Doctors discovered that, due to nerve damage, Amber’s eyesight was negatively affected by her medical trauma. The doctors didn’t know if her eye sight would improve over time and offered little information about how to adapt. Later, Amber learned that she was diagnosed as legally blind.
“I was very upset at the beginning,” Amber said. “When I heard the word blind, I thought it was completely blind. I didn’t realize there are all different kinds of blindness. I went through the whole rehab not knowing what was going on with my vision. I wish there were more things for people with lower vision to help them in that situation.”
It wasn’t until several weeks later when she transferred to the Gaylord Rehabilitation Center in Wallingsford, CT that a therapist suggested she seek help from Massachusetts Commission for the Blind (MCB).
Amber’s parents remembered, “We began to feel more at ease about her overall health when she was able to be transferred to Gaylord Rehabilitation hospital. We watched her regain her strength as she had to relearn how to use her arms and legs again. Throughout the whole ordeal, we have been proud of our daughter for being strong, resilient, and confident in getting back to the point where she is now.”
After eight weeks in the rehabilitation center, Amber was released to go home. Though she is proud to be doing much better, she still experiences challenges due to blindness and weakness in her left hand.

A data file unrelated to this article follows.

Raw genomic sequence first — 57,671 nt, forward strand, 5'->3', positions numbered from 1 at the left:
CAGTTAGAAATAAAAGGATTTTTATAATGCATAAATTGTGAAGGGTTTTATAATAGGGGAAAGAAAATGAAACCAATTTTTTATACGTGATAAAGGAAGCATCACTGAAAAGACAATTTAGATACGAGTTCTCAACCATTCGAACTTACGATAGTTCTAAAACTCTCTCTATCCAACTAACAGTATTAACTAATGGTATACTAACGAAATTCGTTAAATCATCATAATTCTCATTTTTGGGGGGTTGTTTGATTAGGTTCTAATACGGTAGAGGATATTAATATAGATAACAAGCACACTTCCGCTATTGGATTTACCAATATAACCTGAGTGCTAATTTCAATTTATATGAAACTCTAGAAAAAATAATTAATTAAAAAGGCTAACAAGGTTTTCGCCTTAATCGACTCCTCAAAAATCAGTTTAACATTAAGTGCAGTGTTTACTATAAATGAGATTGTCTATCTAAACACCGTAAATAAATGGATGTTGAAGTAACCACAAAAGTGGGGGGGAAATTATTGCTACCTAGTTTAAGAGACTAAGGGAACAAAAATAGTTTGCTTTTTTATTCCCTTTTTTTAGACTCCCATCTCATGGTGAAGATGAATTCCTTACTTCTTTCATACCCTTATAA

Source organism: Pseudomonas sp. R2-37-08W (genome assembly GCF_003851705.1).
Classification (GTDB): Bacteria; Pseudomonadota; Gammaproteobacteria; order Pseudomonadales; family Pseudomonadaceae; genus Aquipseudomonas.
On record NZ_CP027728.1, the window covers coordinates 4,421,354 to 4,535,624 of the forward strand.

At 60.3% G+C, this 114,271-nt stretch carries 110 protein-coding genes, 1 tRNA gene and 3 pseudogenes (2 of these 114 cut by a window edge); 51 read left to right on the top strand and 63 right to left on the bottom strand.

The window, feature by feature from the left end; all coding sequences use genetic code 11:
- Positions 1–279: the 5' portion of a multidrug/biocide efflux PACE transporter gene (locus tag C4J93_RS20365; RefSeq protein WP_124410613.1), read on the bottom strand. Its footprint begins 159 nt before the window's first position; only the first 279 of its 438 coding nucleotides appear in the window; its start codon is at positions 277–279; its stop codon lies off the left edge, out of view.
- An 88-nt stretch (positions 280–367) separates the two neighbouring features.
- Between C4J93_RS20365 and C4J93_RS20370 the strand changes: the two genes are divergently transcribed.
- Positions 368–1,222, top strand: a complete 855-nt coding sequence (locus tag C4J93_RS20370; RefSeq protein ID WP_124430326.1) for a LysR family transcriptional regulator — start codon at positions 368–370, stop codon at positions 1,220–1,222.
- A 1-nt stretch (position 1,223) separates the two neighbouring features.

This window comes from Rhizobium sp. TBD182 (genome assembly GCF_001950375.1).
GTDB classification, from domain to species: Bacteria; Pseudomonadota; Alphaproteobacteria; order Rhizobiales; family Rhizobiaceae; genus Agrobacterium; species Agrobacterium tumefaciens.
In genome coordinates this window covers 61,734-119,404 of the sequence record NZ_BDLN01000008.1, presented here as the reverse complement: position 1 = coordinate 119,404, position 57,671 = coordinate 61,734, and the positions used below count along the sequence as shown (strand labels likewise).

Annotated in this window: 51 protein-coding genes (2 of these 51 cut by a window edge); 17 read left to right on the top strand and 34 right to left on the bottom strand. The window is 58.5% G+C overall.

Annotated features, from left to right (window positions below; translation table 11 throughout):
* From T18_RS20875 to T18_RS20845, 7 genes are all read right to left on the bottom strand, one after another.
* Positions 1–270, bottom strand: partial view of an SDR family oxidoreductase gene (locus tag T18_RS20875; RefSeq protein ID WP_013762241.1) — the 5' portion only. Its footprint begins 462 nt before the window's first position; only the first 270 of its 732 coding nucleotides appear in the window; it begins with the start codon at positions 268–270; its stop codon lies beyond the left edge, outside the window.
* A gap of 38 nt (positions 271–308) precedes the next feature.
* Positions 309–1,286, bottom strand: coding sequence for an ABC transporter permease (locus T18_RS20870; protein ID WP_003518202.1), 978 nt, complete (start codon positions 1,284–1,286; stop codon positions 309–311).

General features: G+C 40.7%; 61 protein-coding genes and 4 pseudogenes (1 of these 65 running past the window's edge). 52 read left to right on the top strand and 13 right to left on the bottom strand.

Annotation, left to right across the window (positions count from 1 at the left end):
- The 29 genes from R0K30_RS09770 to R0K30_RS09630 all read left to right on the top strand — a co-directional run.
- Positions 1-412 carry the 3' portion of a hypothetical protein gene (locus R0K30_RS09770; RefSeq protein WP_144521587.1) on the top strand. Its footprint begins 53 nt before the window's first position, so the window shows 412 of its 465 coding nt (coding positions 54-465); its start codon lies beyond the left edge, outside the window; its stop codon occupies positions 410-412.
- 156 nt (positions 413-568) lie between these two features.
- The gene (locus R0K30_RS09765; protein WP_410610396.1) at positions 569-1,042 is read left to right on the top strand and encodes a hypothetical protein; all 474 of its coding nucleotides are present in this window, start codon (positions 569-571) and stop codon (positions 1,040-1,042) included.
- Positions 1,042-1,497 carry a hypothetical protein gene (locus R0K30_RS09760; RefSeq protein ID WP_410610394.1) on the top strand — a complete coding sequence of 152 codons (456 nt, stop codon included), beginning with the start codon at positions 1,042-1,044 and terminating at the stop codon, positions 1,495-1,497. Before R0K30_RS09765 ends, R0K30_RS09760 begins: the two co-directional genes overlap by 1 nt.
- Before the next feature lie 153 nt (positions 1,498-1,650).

Amber registered with MCB where she was assigned to Vocational Rehabilitation (VR) Counselor Brianna Guimond to assess her needs and learn new skills, including assistive technology. Brianna said she was impressed with Amber’s positive energy and personality.
“From the first day we met, Amber has been nothing but positive and motivated,” said Brianna. “Over our time together, I have sometimes had to challenge her to think outside the box or work on something that could be difficult. Each time she agrees and does it with a smile on her face.”
Amber received orientation and mobility (O&M) training before the pandemic, which included a few white cane lessons in unfamiliar environments. She also received access and training on new assistive technology.
“I had to get a new phone. They (MCB) taught me about ZoomText and voiceover,” said Amber, who received much of her training over the phone due to the COVID-19 pandemic. “They got me magnifiers. They got me an iPad since I like to make YouTube videos about my journey. I was able to see clearly, thanks to that technology."